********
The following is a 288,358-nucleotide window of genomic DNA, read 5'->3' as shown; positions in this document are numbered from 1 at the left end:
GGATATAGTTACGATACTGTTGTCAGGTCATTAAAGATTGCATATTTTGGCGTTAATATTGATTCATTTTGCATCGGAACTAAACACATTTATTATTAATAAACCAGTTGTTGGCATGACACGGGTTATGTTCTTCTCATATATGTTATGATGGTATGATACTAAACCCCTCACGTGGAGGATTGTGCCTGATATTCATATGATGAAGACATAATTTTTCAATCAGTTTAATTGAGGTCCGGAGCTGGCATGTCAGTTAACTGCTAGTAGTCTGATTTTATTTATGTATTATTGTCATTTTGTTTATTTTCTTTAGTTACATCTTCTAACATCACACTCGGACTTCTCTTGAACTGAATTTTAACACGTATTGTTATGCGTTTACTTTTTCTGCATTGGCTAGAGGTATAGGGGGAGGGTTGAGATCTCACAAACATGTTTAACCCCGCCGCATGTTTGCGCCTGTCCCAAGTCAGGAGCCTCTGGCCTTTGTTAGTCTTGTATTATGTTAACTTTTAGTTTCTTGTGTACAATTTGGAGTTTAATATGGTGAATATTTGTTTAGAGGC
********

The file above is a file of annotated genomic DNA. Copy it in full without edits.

The following is a 288,358-nucleotide window of genomic DNA, read 5'->3' as shown; positions in this document are numbered from 1 at the left end:
GGATATAGTTACGATACTGTTGTCAGGTCATTAAAGATTGCATATTTTGGCGTTAATATTGATTCATTTTGCATCGGAACTAAACACATTTATTATTAATAAACCAGTTGTTGGCATGACACGGGTTATGTTCTTCTCATATATGTTATGATGGTATGATACTAAACCCCTCACGTGGAGGATTGTGCCTGATATTCATATGATGAAGACATAATTTTTCAATCAGTTTAATTGAGGTCCGGAGCTGGCATGTCAGTTAACTGCTAGTAGTCTGATTTTATTTATGTATTATTGTCATTTTGTTTATTTTCTTTAGTTACATCTTCTAACATCACACTCGGACTTCTCTTGAACTGAATTTTAACACGTATTGTTATGCGTTTACTTTTTCTGCATTGGCTAGAGGTATAGGGGGAGGGTTGAGATCTCACAAACATGTTTAACCCCGCCGCATGTTTGCGCCTGTCCCAAGTCAGGAGCCTCTGGCCTTTGTTAGTCTTGTATTATGTTAACTTTTAGTTTCTTGTGTACAATTTGGAGTTTAATATGGTGAATATTTGTTTAGAGGC